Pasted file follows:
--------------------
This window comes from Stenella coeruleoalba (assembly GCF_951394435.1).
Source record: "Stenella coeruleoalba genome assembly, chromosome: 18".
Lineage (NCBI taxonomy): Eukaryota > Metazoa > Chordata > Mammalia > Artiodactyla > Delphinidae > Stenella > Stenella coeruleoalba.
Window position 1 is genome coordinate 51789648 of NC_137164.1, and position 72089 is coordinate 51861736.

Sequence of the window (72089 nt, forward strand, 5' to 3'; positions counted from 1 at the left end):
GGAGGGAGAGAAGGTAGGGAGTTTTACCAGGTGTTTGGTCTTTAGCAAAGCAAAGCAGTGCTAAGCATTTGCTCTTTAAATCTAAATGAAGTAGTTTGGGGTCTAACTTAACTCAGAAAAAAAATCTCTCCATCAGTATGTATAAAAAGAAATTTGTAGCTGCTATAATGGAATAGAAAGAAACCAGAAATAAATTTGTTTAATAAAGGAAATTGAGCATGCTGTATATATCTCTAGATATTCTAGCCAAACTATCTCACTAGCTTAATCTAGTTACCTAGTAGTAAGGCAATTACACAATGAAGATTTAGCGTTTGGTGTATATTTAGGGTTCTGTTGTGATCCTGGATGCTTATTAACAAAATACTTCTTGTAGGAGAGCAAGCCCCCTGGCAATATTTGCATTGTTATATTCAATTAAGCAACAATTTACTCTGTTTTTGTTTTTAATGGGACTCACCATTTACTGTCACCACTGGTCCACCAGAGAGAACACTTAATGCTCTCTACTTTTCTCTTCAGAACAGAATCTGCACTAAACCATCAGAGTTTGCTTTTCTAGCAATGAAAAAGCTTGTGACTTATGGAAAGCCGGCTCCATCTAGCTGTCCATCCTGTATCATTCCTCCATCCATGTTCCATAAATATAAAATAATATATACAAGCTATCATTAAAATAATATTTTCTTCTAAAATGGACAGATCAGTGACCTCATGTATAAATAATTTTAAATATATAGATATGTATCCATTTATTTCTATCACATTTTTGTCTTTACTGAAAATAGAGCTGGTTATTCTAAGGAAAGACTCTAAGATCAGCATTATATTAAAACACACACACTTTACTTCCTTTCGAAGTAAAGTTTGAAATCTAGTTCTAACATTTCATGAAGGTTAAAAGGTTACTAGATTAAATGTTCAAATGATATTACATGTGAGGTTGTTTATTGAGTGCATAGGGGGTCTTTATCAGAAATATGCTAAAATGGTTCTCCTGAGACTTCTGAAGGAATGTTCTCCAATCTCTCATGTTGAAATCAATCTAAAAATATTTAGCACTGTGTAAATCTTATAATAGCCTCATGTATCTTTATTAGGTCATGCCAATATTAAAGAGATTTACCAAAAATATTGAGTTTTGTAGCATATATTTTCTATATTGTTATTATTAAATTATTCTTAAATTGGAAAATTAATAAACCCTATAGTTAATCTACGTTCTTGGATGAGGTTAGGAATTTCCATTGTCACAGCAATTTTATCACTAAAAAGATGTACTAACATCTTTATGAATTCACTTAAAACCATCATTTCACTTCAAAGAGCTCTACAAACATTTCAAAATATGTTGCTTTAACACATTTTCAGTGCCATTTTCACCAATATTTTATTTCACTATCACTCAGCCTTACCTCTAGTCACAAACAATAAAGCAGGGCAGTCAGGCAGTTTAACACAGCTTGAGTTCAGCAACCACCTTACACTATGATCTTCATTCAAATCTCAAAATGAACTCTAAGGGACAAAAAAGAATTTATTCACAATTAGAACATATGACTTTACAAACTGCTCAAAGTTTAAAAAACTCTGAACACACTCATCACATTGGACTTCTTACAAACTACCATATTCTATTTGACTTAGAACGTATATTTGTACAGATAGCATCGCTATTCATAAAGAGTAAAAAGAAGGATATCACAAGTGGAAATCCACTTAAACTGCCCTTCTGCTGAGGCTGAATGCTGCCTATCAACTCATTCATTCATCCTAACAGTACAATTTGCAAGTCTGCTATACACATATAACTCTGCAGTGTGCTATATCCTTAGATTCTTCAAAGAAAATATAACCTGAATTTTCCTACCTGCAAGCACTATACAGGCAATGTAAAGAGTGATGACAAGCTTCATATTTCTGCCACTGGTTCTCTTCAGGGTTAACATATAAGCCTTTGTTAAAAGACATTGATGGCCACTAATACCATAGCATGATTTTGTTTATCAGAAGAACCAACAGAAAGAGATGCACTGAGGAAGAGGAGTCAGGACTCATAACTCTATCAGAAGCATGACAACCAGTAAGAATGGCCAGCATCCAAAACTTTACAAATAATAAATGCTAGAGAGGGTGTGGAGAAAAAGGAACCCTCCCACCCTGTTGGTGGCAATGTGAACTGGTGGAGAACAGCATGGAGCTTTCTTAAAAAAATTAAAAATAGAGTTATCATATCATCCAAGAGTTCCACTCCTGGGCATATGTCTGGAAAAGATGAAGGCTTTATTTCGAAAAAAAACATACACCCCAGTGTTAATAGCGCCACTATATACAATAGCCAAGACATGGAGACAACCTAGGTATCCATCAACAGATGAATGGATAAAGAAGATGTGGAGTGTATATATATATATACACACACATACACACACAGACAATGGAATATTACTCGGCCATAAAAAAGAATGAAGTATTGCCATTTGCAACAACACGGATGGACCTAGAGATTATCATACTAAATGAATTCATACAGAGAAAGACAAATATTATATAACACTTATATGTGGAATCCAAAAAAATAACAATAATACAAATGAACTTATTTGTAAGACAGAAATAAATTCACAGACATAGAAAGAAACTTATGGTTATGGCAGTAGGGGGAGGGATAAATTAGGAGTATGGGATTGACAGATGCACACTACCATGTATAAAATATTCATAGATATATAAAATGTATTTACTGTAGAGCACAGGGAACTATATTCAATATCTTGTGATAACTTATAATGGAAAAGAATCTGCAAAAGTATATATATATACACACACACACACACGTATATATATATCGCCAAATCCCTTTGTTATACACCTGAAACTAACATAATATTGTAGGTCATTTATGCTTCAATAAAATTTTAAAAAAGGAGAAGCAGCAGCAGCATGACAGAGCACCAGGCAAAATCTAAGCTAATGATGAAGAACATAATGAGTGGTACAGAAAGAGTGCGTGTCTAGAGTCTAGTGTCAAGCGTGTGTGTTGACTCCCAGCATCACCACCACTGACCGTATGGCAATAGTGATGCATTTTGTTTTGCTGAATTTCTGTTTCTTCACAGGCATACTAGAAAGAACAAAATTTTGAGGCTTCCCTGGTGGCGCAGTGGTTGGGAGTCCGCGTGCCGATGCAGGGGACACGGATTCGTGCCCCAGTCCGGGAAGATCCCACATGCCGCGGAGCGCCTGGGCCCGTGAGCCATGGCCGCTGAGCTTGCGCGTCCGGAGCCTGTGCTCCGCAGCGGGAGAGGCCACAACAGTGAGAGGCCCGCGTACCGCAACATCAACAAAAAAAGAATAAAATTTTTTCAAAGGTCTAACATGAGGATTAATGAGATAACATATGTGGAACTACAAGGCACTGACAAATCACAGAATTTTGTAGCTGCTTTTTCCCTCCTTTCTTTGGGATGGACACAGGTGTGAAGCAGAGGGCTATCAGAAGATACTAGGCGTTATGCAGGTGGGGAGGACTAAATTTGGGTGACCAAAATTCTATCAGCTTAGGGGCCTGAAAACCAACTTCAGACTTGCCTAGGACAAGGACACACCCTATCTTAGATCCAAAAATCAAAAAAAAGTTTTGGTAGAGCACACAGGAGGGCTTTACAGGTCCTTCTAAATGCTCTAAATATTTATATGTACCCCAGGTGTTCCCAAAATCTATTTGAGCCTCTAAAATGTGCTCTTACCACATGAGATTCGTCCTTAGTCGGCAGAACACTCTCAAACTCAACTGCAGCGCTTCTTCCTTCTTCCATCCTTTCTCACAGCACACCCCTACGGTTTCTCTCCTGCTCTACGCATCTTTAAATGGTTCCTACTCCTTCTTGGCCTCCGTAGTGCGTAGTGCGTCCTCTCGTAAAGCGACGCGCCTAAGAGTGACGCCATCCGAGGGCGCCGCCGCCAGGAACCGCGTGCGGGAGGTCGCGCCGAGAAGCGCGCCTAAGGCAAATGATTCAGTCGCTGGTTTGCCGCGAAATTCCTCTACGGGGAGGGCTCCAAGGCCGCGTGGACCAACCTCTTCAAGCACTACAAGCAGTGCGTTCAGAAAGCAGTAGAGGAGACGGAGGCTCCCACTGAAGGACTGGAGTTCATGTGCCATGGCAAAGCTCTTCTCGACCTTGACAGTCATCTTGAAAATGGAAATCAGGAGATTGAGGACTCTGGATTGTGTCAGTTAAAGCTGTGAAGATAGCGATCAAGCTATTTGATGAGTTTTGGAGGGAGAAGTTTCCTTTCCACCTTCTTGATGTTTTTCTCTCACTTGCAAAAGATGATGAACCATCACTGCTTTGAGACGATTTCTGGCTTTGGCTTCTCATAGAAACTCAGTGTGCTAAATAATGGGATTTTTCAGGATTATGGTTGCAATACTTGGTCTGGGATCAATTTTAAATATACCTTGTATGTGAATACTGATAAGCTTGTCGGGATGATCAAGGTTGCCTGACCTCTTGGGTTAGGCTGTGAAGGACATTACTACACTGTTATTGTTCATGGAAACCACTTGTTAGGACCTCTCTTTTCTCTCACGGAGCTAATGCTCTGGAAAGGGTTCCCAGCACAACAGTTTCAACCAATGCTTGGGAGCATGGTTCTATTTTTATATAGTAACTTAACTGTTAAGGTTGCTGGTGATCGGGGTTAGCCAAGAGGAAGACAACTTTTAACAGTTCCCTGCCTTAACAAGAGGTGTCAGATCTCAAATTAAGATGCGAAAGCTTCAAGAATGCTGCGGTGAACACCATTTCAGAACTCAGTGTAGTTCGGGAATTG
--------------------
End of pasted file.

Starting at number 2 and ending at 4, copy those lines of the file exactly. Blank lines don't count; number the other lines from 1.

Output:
Source record: "Stenella coeruleoalba genome assembly, chromosome: 18".
Lineage (NCBI taxonomy): Eukaryota > Metazoa > Chordata > Mammalia > Artiodactyla > Delphinidae > Stenella > Stenella coeruleoalba.
Window position 1 is genome coordinate 51789648 of NC_137164.1, and position 72089 is coordinate 51861736.